Take the Bronx (poster left, $25 and up, depending on size). What’s with that intersection of East Fordham Road, Southern Boulevard and Crotona Avenue? And check out the highlight of the Queens map: 35th Avenue, Crocheron Avenue, 194th Street and Francis Lewis Boulevard.
And Brooklyn’s Grand Army Plaza intersection is reminiscent of how Woody Allen once described a Rorschach test in “Take the Money and Run”: “It looks like two elephants making love to a men’s glee club.”
Gorman, who calls his company Barely Maps, also has geographic representations of many other cities, rivers, states and national landmarks. They can be ordered framed or unframed.
Browse Gorman’s full store on Etsy.
Let it Rain!
Cold weather is no big deal for a cyclist (just add another layer). But rain — rain is the stuff of children’s chagrin (“Rain, rain, go away, come on back another day”) for a reason. But ever since we were gifted a navy blue People’s Poncho, we can’t wait for the drops to fall.
Wait. We know you’ve tried other ponchos and, it’s true, they mostly suck. But the People’s Poncho is designed for cyclists: It has a waist strap so wind doesn’t blow it into your face, two loops that can secure it under your handlebars, snaps to create meaningful sleeve openings, a pocket at chest level so you can easily pull out your phone to take pictures of cops in bike lanes, and a hard rubber brim to keep rain out of your eyes. And it all rolls back up into a handy pouch.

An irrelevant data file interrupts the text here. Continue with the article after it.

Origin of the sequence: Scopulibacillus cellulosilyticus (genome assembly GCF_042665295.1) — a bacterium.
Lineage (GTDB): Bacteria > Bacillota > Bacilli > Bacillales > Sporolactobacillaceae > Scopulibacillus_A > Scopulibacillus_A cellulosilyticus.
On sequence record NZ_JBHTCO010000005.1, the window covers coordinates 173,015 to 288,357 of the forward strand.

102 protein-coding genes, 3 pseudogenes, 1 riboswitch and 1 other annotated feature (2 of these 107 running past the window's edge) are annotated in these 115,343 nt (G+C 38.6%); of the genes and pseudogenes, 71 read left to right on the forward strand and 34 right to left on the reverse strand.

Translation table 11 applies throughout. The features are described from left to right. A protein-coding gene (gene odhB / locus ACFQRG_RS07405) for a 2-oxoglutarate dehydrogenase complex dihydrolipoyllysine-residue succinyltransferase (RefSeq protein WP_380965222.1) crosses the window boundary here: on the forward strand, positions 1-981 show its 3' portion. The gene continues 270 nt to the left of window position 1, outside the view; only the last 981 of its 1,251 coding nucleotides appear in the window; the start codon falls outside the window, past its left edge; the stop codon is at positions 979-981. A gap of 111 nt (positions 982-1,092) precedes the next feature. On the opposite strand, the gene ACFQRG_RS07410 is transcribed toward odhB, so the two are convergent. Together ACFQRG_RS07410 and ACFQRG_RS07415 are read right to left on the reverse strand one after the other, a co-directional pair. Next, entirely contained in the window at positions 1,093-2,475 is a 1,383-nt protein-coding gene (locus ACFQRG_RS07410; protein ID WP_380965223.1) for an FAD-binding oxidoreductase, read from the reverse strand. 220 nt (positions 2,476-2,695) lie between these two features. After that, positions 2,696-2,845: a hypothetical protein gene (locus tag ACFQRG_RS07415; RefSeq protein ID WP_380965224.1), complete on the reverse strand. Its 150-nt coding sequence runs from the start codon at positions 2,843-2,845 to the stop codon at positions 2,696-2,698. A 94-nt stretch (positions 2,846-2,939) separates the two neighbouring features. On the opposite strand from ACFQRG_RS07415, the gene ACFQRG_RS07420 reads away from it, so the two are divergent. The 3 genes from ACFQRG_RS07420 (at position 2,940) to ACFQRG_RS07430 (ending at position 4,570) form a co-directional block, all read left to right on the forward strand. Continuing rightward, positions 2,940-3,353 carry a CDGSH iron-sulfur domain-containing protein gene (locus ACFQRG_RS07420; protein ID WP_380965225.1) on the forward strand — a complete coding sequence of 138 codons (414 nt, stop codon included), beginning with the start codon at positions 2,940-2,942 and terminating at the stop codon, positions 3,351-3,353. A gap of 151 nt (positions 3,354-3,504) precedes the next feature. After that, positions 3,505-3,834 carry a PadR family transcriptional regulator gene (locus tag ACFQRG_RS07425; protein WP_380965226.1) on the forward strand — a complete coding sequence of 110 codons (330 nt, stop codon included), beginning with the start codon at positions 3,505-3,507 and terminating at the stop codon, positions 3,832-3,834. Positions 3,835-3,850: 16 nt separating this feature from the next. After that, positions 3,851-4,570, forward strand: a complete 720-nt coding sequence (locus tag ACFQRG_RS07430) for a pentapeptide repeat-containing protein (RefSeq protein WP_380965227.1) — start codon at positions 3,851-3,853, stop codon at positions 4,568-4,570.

Hook ’em Horns
The only problem with having a bicycle in this city — the only problem, that is, except Queens Community Board 2 — is dealing with the two-wheeler if your landlord doesn’t provide parking. Once you haul it up the stairs, it’ll inevitably take up valuable floor space in your tiny pad.
So why not kill two birds with one stone: Hang the bike like the piece of art it is?
We’re particularly fond of Philip Stone’s cheeky Longhorn Bicycle Rack ($110), which combines the utility of a wall mount with the whimsy of a vegan leather hunting trophy.
The Missing Links
Does anyone still wear cufflinks? It’s probably a bit inconceivable that the same guy wearing those French cuff shirts at in the corner suite is cycling to work every morning. But if he is, here’s the perfect gift.
Available in four colors — grey steel, stainless steel, cobalt or copper — these ReCycle And BiCycle cufflinks are are made from recycled bicycle chain that has been cleaned, polished to a shine and then bonded to the cufflink base.
Whether your tradition is Christmas stockings or Hanukkah pockets, you always need small gifts to fill out the season. Here are some favorites:
- A bike chain bottle opener ($10).
- A bike pizza cutter ($7.56)
- A pair of turning signal bike gloves ($6.99) — reminder to drivers: You still must yield the right-of-way!
- A portable bike pump from REI. ($9.93)
- A copy of David Byrne’s “Bicycle Diaries” ($16.20), which is more about cities than even about bicycling around them.
- A thin, under-the-helmet balaclava ($5.93).
- The ultimate bike tool (ultimate because it also opens beer bottles). ($26)